Vikalp was registered in 2004 by a group of youth with a steadfast commitment to creating a society free from gender based violence and discrimination. We are committed to a society based on equity, peace and justice. “Vikalp” means an “alternative”, and Vikalp Sansthan aims to find and enable alternatives to existing social structures that are marked by discrimination, violence and unequal opportunities for women and girls. We believe in accomplishing this by using the democratic system already in place instead of investing in new parallel systems.
Vikalp strongly believe in working with youth and creating a new generation of agents of change. Vikalp has therefore dedicated itself to articulate the needs and aspirations of youth with integrity, accountability and perseverance.
Since 2004, the original group of young social workers has expanded to include over 400 regular volunteers and 200,000 “Changemakers” who have been influenced by Vikalp’s work. Vikalp operates out of its main office in Udaipur and works through volunteers in nine districts and 231 villages in south and west Rajasthan.
Vikalp began as a happy coincidence between friends dedicated to gender equality: in 2003 Usha, Yogesh and others met while working for another non-profit in Rajasthan. The diverse group of friends was deeply committed to gender equality and their knowledge came from education but also years of experience. Usha herself, found the determination to stop her own child marriage after a difficult childhood confronted with gender-based violence.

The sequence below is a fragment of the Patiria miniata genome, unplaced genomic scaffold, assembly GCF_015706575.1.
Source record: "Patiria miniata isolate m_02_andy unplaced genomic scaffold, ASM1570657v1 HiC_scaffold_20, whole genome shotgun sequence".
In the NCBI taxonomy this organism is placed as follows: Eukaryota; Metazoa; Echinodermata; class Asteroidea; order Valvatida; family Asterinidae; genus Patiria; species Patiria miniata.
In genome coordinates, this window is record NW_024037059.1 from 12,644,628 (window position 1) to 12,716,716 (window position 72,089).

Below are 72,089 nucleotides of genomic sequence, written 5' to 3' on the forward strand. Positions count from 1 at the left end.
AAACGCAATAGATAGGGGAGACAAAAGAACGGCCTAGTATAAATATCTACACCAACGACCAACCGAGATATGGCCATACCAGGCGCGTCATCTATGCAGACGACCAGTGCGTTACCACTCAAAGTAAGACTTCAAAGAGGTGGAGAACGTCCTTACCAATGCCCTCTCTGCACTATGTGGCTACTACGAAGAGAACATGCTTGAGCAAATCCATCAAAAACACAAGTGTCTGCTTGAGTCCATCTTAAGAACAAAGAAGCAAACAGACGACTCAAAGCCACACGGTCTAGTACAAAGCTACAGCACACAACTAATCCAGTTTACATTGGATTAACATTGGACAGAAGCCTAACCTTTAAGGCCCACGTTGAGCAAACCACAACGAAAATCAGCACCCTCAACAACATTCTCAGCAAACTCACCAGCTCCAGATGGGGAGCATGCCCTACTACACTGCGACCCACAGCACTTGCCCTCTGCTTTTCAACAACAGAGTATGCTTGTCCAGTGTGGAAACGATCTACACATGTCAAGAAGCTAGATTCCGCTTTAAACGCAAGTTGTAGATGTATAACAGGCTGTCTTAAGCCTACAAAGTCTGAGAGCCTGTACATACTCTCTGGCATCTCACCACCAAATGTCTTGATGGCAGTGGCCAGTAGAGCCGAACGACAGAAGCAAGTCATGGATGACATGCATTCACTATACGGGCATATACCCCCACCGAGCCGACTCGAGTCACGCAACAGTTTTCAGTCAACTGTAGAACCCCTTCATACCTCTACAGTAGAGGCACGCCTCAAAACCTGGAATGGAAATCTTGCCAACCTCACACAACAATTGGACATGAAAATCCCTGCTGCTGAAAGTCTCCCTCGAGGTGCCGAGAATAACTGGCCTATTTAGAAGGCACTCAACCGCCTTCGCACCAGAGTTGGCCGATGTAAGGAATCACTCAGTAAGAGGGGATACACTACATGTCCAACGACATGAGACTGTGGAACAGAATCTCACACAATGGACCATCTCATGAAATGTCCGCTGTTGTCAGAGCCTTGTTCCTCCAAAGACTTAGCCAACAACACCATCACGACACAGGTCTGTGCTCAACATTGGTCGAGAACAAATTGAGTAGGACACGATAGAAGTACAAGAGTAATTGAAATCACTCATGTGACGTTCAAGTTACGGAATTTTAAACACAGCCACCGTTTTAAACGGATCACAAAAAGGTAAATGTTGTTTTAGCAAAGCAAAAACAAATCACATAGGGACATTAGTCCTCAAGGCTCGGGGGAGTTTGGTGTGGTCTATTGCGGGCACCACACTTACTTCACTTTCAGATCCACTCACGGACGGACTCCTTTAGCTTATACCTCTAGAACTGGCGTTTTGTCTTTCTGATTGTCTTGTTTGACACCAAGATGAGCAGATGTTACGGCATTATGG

One day, at a street play to raise funds for drought survivors in Barmer they spoke with the girls who were performing and heard their message loud and clear: “it’s great that you’re here but we need your constant presence.” They couldn’t ignore this message and what followed were many days of discussion about the struggles of girls and youth – during this time the name Vikalp, meaning alternative, was born.
The group of social workers started to work with girls in Barmer in their spare time supporting girls to raise voice against gender discrimination. They met every evening to discuss how they could engage different stakeholders in the community and raise awareness against harmful practices like female infanticide, child marriage and domestic violence. They were working directly with communities and organizing trainings for other organisations to fundraise.
Slowly, people started to notice their work and eventually in 2004 they decided it was time to formally register and fund the organisation. Receiving official grants from Room to Read and Oxfam soon after meant they could expand their work to 12 districts across Rajasthan. The team grew substantially and it wasn’t long before Vikalp had a network of hundreds of volunteers and were supporting many girls and women.
Over the years the network, locations and staff have evolved to meet the needs of community but Vikalp has always stayed true to its roots and dedication to empowering women and girls. Today, Vikalp has several offices across the region and works with youth to support and empower thousands of women and girls against discrimination and violence.